• Challenge To Judicial Officer - Peremptory (170.6); Filed by Tamerin Lewis (Plaintiff); Keysonna Yvette Bursey (Legacy Party)

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  • 01/04/2017
  • NOTICE OF CASE MANAGEMENT CONFERENCE

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  • 01/04/2017
  • Notice of Case Management Conference; Filed by Clerk

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  • 12/30/2016
  • COMPLAINT FOR DAMAGES AND DEMAND FOR JURY TRIAL FOR: 1. WRONGFUL DEATH (C.C.P. 337.60); BASED ON ASSAULT AND BATTERY; ETC

    Read MoreRead Less
  • 12/30/2016
  • Complaint; Filed by null

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Tentative Rulings

Case Number: BC645185    Hearing Date: March 06, 2020    Dept: 50

 

 

Superior Court of California

County of Los Angeles

Department 50

TAMERIN LEWIS,

Plaintiff,

vs.

city of los angeles, et al.

Defendants.

Case No.:

BC 645185

Hearing Date:

March 6, 2020

Hearing Time:

8:30 a.m.

[TENTATIVE] ORDER RE:

DEFENDANT CHARLES KUMLANDER’S MOTION FOR SUMMARY JUDGMENT, OR IN THE ALTERNATIVE, FOR SUMMARY ADJUDICATION OF ISSUES

Background

Plaintiff Keysonna Yvette Bursey, by and through her guardian ad litem, Tamerin Lewis (“Plaintiff”) initiated this wrongful death action on December 30, 2016 against Defendants City of Los Angeles (the “City”), Los Angeles Police Department (the “LAPD”), and Officer Charles Kumlander (“Kumlander”). The operative Second Amended Complaint (“SAC”), filed on May 9, 2019, asserts causes of action for wrongful death (assault and battery), wrongful death (negligence), violation of the Ralph Civil Rights Act (Civil Code section 51.7), and violation of the Banes Civil Rights Act (Civil Code section 52.3).

Plaintiff alleges that while decedent Keith Myron Bursey was a passenger in a parked vehicle, Kumlander ordered Mr. Bursey to exit the vehicle. When Mr. Bursey attempted to flee on foot, Kumlander drew his weapon and fired several shots into Mr. Bursey’s back, mortally wounding him. (SAC, ¶¶ 9-24.) Mr. Bursey was Plaintiff’s father. (SAC, ¶ 4.)

Kumlander now moves for summary judgment, or in the alternative, summary adjudication of the third (violation of the Ralph Act) cause of action. Plaintiff opposes.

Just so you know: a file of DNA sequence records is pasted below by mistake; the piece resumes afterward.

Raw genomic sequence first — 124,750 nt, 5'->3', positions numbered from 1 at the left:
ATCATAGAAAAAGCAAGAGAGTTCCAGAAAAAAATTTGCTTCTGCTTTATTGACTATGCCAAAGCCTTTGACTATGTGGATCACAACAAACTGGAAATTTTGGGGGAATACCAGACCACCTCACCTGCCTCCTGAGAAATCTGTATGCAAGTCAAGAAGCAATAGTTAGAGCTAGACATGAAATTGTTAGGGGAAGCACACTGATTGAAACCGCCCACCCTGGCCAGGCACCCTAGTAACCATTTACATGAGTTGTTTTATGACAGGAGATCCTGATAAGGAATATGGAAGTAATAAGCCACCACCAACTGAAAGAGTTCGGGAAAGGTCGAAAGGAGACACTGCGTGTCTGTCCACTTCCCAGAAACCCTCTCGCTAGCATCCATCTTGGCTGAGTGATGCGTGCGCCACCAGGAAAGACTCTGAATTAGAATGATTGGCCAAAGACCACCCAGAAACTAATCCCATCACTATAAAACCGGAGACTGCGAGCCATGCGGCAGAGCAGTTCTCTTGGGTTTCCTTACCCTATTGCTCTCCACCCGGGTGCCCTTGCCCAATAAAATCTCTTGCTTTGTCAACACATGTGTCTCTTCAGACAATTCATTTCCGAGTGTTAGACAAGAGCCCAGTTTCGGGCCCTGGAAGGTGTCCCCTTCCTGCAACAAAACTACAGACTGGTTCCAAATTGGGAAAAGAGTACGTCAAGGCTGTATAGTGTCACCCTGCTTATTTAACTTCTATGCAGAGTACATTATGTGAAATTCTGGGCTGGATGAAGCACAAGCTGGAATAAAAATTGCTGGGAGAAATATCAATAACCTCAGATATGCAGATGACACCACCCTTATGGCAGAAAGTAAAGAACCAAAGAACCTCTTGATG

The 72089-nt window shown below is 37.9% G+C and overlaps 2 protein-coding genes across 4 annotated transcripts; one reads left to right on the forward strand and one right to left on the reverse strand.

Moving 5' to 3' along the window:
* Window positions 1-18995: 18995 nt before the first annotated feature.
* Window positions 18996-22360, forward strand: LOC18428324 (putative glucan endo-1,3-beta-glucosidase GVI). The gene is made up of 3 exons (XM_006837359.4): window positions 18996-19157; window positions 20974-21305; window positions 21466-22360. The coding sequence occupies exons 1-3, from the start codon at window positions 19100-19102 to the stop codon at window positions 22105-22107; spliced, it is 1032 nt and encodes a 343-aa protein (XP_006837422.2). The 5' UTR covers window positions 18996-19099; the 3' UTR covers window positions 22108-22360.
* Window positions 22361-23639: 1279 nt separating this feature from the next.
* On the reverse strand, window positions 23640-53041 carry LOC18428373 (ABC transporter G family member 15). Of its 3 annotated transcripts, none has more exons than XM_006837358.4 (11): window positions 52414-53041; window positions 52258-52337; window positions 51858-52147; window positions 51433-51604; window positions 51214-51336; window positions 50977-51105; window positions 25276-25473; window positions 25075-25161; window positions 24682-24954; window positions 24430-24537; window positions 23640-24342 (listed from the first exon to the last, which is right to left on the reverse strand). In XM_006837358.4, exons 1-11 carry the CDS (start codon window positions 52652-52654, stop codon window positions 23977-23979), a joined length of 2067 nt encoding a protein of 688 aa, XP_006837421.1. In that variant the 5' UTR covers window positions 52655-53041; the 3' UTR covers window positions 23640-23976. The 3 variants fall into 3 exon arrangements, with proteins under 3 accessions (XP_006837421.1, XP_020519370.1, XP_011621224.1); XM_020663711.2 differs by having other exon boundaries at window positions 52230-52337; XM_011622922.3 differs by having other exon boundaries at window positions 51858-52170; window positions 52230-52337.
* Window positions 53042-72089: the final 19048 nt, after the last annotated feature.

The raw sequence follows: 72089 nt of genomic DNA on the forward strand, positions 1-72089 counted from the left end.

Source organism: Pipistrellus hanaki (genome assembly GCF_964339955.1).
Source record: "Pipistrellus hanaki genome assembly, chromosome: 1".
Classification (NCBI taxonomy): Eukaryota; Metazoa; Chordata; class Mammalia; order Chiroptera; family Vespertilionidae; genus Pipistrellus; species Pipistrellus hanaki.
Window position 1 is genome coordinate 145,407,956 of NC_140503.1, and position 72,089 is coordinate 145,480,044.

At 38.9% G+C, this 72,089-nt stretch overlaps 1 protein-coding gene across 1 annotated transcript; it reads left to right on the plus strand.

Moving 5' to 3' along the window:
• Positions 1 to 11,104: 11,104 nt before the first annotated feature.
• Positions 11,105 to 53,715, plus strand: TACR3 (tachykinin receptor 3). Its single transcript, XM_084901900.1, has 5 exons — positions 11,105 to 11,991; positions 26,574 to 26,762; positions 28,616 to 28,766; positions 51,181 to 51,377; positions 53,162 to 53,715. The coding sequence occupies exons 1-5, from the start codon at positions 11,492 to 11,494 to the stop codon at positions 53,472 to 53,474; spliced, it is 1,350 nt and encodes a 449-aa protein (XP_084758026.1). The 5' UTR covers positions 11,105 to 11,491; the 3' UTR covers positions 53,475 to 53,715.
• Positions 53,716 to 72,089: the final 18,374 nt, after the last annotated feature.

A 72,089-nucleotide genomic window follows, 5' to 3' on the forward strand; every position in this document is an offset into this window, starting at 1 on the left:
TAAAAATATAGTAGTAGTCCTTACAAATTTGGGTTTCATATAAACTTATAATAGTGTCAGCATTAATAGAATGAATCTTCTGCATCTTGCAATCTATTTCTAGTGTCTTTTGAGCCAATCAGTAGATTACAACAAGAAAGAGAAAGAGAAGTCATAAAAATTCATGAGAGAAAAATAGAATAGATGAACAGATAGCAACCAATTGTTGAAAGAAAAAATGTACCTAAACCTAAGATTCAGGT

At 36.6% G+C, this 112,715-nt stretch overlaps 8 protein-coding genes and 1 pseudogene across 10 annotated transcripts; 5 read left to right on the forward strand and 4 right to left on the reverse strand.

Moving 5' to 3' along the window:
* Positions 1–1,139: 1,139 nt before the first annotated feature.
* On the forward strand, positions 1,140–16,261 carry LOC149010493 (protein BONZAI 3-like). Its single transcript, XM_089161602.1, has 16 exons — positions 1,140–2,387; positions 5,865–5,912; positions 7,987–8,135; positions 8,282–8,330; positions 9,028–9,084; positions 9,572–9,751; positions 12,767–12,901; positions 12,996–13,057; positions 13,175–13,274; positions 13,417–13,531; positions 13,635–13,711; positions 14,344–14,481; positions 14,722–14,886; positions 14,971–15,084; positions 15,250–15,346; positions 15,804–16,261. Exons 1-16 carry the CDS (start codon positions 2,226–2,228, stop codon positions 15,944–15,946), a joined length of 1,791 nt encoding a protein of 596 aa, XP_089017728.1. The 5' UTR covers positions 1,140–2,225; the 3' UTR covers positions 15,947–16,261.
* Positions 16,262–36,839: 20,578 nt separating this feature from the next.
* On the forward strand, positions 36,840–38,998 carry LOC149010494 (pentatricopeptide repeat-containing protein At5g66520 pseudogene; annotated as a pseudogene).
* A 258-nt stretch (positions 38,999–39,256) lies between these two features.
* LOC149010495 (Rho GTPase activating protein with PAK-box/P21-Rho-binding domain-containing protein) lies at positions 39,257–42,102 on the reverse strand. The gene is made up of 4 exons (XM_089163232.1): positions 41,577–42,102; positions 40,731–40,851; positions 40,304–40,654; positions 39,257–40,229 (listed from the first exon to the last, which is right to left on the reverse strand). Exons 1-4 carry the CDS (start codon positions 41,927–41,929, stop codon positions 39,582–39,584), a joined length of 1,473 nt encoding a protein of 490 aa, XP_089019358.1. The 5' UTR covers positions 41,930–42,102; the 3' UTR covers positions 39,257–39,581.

Evidence

The Court grants Kumlander’s request for judicial notice.

The Court rules on Kumlander’s evidentiary objections as follows:

Objection 1: sustained

Objection 2: sustained

The Court notes that Plaintiff filed untimely evidentiary objections on December 9, 2019. When Plaintiff’s opposition was filed on November 27, 2019, no evidentiary objections pursuant to CRC 3.1352 and 3.1354 were included in the filing. Therefore, the Court declines to consider Plaintiff’s objections.

Legal Standard

“[A] motion for summary judgment shall be granted if all the papers submitted show that there is no triable issue as to any material fact and that the moving party is entitled to a judgment as a matter of law.” ((Code Civ. Proc., § 437c, subd. (c).) The moving party bears the initial burden of production to make a prima facie showing that there are no triable issues of material fact. ((Aguilar v. Atlantic Richfield Co. (2001) 25 Cal.4th 826, 850.) If the moving party carries this burden, the burden shifts to the opposing party to make a prima facie showing that a triable issue of material fact exists. ((Ibid. .) Courts “liberally construe the evidence in support of the party opposing summary judgment and resolve doubts concerning the evidence in favor of that party.” ((Dore v. Arnold Worldwide, Inc. (2006) 39 Cal.4th 384, 389.)

When a defendant seeks summary judgment, he/she must show either (1) that one or more elements of the cause of action cannot be established; or (2) that there is a complete defense to that cause of action. ((Code Civ. Proc., § 437c, subd. (p)(2).)

Discussion

Kumlander contends that he is entitled to summary judgment on the SAC because Plaintiff failed to identify Kumlander in the tort claim filed with the City and failed to allege facts demonstrating or excusing compliance in the FAC.

In order to pursue a cause of action against a public employee, the claim filed with the public entity must state the “name or names of the public employee or employees causing the injury, damage, or loss, if known.” ((Gov. Code, § 910, subd. (e).) It is undisputed that Plaintiff’s causes of action accrued on June 10, 2016, when Mr. Bursey was mortally wounded, that Plaintiff filed her tort claim with the City on June 23, 2016, and that the claims filing period ended on December 10, 2016. (UMF 1-2, 11.) It is also undisputed that Plaintiff did not identify Kumlander by name in her tort claim. (UMF 4.) Plaintiff’s original complaint was filed on December 30, 2016, and in it, Plaintiff named Kumlander as a defendant. (UMF 10.) However, the original complaint does not contain an allegation that Plaintiff did not know or have reason to know during the claims-filing period that Kumlander was the officer who shot Mr. Bursey. (UMF 9.) In the SAC, Plaintiff now alleges that she did not know or have reason to know the identity of Kumlander during the six-month statutory claim period. (SAC, ¶ 6.) Plaintiff alleges that she did not learn of Kumlander’s identity until “immediately” before filing her lawsuit on December 30, 2016. (SAC, ¶ 6.)